If you don’t know Kids Return yet, hurry up and listen to this duo with their aerial and bewitching music, influenced by the 7th art and giving you the desire to walk under an enchanting sun. But, while waiting to put on your sandals, Adrien and Clément’s music gently nestled in your ears, let’s introduce them…
The origin of Kids Return is Teeers. The group that Clément, Victor and Odilon formed. You were very young at the time. At the beginning, it’s very rock, inspired by Arctic Monkeys and The Strokes, isn’t it?
Clément: Yes, at the beginning we were very rock. Then Random Access Memories by Daft Punk came out. So we thought we were going to do funk. In retrospect, I think that was a mistake. It broke something. We had the enthusiasm of young people who wanted to rock, that’s where we were better. Then we got a bit lost trying to produce something different. But I know we made some great songs and I have some really good memories of it.
Then Adrien, you join the band soon after, and the sound evolves. Teeers became more electro…
Adrien: It’s naturally where the band was going, I’m not at the origin of this transformation. I only joined the band to play keyboards in concert. And then finally we started to compose together, we released the EP After the After. A year later, we had to go to Los Angeles for a tour but it was the beginning of the mess with the pandemic and the confinement. Clement and I go first and we both stay there for a few days without a gig. That’s when the band starts to split into two groups. Four days later, Clément and I go back to Paris. And it was during this confinement that Kids Return was born.
With the pandemic, Teeers split up. And then Kids Return was born, formed by you, Adrien and Clément. And the sound is still evolving. How would you describe it?
Clément: A very organic and analog sound, with a lot of space and air. The rhythm is given more by the folk guitar than by the drums.
Adrien: The tempo is not really fast.
Clément: And without being particularly into a vintage thing. We’re not interested in doing vintage for vintage’s sake. We asked ourselves how to be modern today. Well, maybe it’s to do the thing backwards, to put aside the computer and go back to something more down to earth in the sound and put our hands in it.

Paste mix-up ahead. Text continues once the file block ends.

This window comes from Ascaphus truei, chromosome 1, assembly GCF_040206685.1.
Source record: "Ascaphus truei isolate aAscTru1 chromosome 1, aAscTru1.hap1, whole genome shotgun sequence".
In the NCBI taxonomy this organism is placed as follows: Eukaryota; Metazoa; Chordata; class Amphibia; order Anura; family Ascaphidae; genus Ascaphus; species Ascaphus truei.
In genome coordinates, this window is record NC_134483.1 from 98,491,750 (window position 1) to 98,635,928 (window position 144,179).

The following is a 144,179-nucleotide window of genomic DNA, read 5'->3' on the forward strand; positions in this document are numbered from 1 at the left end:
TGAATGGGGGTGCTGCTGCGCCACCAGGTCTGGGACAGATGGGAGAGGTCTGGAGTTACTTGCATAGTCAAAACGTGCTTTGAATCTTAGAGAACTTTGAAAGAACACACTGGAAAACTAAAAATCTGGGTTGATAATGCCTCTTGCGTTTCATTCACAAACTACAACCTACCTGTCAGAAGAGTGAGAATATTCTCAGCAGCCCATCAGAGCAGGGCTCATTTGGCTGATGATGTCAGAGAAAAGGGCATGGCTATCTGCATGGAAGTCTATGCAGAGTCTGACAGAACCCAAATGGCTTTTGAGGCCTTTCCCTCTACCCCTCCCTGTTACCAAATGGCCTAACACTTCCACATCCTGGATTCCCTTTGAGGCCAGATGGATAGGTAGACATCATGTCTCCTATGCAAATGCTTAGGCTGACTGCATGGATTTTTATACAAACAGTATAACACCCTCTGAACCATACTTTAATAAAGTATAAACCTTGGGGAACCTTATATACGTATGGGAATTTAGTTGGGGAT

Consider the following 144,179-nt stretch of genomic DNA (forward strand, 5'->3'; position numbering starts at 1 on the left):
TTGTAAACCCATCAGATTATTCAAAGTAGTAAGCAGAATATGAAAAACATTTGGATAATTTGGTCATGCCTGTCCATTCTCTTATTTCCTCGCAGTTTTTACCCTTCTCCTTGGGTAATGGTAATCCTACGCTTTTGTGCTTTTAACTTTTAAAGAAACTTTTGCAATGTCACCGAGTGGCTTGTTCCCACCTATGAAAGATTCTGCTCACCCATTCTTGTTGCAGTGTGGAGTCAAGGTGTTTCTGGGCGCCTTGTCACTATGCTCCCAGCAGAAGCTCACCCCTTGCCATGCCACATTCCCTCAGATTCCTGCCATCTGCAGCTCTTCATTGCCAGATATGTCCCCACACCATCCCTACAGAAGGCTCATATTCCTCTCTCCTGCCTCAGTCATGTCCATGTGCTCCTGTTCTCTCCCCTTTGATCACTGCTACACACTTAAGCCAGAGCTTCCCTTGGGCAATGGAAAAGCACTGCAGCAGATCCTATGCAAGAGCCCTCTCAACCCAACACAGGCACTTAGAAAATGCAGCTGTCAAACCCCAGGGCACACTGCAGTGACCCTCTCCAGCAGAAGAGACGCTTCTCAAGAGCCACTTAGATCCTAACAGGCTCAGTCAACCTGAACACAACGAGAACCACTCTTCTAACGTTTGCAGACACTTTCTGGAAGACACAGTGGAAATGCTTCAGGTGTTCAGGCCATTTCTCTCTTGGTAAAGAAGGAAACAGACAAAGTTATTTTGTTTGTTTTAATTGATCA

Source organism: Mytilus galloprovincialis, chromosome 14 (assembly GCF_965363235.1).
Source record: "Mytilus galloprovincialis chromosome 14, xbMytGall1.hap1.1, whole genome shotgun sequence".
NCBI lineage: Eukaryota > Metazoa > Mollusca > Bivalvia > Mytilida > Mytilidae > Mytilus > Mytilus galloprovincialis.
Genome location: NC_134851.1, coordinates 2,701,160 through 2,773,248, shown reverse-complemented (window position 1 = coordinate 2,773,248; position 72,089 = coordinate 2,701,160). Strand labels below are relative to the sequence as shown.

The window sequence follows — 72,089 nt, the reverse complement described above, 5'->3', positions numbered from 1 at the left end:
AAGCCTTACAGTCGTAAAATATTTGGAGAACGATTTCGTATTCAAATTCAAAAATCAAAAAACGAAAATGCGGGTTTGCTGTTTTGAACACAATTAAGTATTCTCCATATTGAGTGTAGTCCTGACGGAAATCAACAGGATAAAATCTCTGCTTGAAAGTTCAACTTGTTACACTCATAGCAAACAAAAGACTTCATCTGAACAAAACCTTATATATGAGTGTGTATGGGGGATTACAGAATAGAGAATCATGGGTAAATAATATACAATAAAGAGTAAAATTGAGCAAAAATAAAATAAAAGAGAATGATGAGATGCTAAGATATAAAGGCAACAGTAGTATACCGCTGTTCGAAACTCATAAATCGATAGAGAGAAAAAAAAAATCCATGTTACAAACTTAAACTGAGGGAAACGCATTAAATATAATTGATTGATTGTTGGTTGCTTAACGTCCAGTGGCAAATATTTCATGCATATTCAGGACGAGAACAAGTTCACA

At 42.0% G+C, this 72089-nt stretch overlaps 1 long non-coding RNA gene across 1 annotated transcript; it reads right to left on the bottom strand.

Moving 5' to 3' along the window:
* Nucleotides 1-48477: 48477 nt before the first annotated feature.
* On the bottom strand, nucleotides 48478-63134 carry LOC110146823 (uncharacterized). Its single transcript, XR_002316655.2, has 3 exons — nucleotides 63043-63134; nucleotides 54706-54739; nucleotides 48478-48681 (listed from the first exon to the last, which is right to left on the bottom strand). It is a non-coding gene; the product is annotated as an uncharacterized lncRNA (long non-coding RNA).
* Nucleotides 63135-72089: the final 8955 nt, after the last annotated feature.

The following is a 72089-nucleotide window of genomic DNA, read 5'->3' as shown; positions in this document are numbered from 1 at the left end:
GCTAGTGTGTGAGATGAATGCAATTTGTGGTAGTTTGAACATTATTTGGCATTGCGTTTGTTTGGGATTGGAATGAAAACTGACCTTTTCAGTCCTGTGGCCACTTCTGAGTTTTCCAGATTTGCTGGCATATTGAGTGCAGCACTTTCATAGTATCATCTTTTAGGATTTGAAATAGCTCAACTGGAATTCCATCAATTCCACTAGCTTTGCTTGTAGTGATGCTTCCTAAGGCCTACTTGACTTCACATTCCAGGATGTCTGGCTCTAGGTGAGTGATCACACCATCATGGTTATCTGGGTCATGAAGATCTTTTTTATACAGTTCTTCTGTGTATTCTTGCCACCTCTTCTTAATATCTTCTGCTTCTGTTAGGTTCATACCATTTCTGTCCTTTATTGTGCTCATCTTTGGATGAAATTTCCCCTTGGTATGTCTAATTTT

Is it because you were confined together, in a sunny Paris flat, in a moment we all knew, a little frozen in time, that Kids Return also captured this sound?
Clément: That’s a good question. I think it is. That moment of confinement was very strong. We didn’t understand what was going on, like everyone else. The flat was well exposed, there was a very nice light coming in. In the evening, we had drinks while playing notes on the piano. That’s how Kids Return was born.
And how do you explain that in so few years, and while you are still so young, your sound has evolved so much?
Adrien: Clément and I didn’t compose with Teeers. We left the band because we wanted to compose, to make our own music, the one that suits us. It wasn’t a path between Teeers and Kids Return but a fracture.
Clement: I realised that I didn’t want to make music that I wouldn’t listen to.
Let’s talk about the name of your band, Kids Return. It’s the title of the Takeshi Kitano movie. Why did you choose it?
Clément: During the lockdown, everyone was watching films. We were all at home and there was really nothing to do. So we watched a lot of films and made our culture. In the flat, there was a Takeshi Kitano box set. We started to watch them and then we saw Kids Return. The film is a story of friendship, of two friends who take different paths before finding each other again in the end. It inspired us a lot. And one night I said to Adrien: “Hey, if one day we have a band, we’ll call ourselves Kids Return. And that’s how it really started.
Do you use cinema for your music?
Adrien: Yes, clearly. At the beginning of Kids Return, we didn’t know exactly what we were going to do. Personally, I didn’t know I was going to start singing. I wasn’t a singer! We even wondered if we were going to do film music. Among our references, there are many film composers: Ennio Morricone, Francis Lai, Vladimir Cosma… We knew how to compose and produce but we couldn’t sing or play music very well! But very quickly, after two months, we realised that we wanted to make songs and sing. As a result, cinema is very much linked to our group. In fact, our latest track, Lost in Los Angeles, is a reference to Paris, Texas and road trip films like Terrence Malick’s My Own Private Idaho or Badlands, which we saw recently. The aesthetic coherence of the films is very inspiring to me and it also corresponds to what I try to do in music.
So, wouldn’t you be tempted to do film music in the future?
Clément: We just did our first soundtrack, for a movie that was shot this summer. It was really a dream and we’re not going to stop. With notes, you can give meaning, emotions…
Adrien: And relief. The music of a film is like another character. You tell a story when you make music. It’s the same for a film.
Interview by Thomas Destouches